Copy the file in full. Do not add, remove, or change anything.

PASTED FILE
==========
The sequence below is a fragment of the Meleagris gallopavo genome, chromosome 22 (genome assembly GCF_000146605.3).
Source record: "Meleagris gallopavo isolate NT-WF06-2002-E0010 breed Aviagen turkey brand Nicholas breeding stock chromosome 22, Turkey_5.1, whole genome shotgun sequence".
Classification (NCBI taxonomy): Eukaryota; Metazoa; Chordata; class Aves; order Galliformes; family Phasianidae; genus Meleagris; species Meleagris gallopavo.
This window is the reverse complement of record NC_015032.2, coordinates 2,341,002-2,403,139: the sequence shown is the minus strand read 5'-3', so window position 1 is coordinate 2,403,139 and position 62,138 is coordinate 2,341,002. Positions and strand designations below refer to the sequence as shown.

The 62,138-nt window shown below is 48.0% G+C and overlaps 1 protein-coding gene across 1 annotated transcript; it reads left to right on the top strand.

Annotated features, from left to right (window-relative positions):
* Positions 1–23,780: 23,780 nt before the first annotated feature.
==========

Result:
The sequence below is a fragment of the Meleagris gallopavo genome, chromosome 22 (genome assembly GCF_000146605.3).
Source record: "Meleagris gallopavo isolate NT-WF06-2002-E0010 breed Aviagen turkey brand Nicholas breeding stock chromosome 22, Turkey_5.1, whole genome shotgun sequence".
Classification (NCBI taxonomy): Eukaryota; Metazoa; Chordata; class Aves; order Galliformes; family Phasianidae; genus Meleagris; species Meleagris gallopavo.
This window is the reverse complement of record NC_015032.2, coordinates 2,341,002-2,403,139: the sequence shown is the minus strand read 5'-3', so window position 1 is coordinate 2,403,139 and position 62,138 is coordinate 2,341,002. Positions and strand designations below refer to the sequence as shown.

The 62,138-nt window shown below is 48.0% G+C and overlaps 1 protein-coding gene across 1 annotated transcript; it reads left to right on the top strand.

Annotated features, from left to right (window-relative positions):
* Positions 1–23,780: 23,780 nt before the first annotated feature.